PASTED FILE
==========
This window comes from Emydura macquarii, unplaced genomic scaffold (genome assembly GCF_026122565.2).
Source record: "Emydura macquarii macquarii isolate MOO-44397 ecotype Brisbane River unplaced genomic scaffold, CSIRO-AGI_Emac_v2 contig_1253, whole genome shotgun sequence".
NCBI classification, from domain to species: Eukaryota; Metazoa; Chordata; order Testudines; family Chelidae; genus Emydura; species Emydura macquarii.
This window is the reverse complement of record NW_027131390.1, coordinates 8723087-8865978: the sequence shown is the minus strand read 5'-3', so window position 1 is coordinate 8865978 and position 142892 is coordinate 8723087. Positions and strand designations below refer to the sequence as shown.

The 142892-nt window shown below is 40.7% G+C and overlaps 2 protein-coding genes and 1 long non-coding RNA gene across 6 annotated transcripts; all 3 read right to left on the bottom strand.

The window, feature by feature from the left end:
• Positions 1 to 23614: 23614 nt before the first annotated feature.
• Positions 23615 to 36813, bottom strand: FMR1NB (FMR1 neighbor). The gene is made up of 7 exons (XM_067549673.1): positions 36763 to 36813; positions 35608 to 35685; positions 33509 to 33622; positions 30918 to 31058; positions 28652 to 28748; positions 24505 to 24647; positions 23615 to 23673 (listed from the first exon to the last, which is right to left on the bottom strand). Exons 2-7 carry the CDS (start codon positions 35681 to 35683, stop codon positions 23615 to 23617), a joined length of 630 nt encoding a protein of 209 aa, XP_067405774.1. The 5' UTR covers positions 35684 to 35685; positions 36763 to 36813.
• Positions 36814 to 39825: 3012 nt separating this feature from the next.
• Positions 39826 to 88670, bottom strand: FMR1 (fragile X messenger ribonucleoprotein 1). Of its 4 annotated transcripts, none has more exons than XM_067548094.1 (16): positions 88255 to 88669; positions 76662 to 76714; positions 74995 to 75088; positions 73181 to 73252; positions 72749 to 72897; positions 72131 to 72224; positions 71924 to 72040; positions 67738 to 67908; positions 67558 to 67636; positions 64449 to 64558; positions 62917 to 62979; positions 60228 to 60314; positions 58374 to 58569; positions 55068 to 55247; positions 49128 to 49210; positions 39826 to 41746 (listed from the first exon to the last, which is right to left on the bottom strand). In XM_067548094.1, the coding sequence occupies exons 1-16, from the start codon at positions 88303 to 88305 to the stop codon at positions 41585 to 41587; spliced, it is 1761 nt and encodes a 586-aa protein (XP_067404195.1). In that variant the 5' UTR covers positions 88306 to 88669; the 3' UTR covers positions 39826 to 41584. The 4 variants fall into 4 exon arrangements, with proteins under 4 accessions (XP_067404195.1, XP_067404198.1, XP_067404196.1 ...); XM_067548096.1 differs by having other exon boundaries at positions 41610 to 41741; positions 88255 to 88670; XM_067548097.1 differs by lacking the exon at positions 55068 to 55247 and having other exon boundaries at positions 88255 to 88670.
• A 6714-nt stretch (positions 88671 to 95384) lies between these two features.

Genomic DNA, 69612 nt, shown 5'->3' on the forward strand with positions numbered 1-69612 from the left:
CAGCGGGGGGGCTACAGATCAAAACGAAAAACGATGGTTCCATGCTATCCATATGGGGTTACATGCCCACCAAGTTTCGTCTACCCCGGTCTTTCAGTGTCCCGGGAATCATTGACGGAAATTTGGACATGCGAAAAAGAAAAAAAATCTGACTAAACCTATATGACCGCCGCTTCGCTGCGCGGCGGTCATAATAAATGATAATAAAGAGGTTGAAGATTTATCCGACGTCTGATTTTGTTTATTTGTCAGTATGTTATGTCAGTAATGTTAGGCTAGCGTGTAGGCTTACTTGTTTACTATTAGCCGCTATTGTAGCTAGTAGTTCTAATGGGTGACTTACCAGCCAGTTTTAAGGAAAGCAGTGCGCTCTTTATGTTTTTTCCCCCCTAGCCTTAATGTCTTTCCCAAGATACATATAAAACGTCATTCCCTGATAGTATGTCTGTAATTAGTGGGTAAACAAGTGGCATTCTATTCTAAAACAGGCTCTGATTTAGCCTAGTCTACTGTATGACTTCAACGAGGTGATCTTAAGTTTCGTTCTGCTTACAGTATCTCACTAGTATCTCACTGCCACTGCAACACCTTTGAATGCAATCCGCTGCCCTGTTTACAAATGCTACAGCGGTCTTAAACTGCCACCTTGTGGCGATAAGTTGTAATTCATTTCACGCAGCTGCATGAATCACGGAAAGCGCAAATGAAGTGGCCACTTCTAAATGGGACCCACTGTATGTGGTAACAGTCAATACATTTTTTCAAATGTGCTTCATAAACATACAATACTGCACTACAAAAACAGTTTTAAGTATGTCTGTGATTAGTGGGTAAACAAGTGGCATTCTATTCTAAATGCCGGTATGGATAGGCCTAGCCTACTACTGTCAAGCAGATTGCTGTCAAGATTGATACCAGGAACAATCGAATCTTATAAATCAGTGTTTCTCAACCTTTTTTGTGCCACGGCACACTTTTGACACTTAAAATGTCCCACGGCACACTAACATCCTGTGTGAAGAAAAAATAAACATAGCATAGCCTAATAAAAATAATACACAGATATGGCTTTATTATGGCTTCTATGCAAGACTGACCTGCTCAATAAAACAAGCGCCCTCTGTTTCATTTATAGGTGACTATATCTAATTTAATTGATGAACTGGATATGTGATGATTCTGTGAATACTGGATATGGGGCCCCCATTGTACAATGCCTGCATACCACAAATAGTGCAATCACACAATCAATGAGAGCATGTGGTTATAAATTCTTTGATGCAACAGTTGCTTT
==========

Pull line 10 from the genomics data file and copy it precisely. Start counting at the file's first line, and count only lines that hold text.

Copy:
• Positions 39826 to 88670, bottom strand: FMR1 (fragile X messenger ribonucleoprotein 1). Of its 4 annotated transcripts, none has more exons than XM_067548094.1 (16): positions 88255 to 88669; positions 76662 to 76714; positions 74995 to 75088; positions 73181 to 73252; positions 72749 to 72897; positions 72131 to 72224; positions 71924 to 72040; positions 67738 to 67908; positions 67558 to 67636; positions 64449 to 64558; positions 62917 to 62979; positions 60228 to 60314; positions 58374 to 58569; positions 55068 to 55247; positions 49128 to 49210; positions 39826 to 41746 (listed from the first exon to the last, which is right to left on the bottom strand). In XM_067548094.1, the coding sequence occupies exons 1-16, from the start codon at positions 88303 to 88305 to the stop codon at positions 41585 to 41587; spliced, it is 1761 nt and encodes a 586-aa protein (XP_067404195.1). In that variant the 5' UTR covers positions 88306 to 88669; the 3' UTR covers positions 39826 to 41584. The 4 variants fall into 4 exon arrangements, with proteins under 4 accessions (XP_067404195.1, XP_067404198.1, XP_067404196.1 ...); XM_067548096.1 differs by having other exon boundaries at positions 41610 to 41741; positions 88255 to 88670; XM_067548097.1 differs by lacking the exon at positions 55068 to 55247 and having other exon boundaries at positions 88255 to 88670.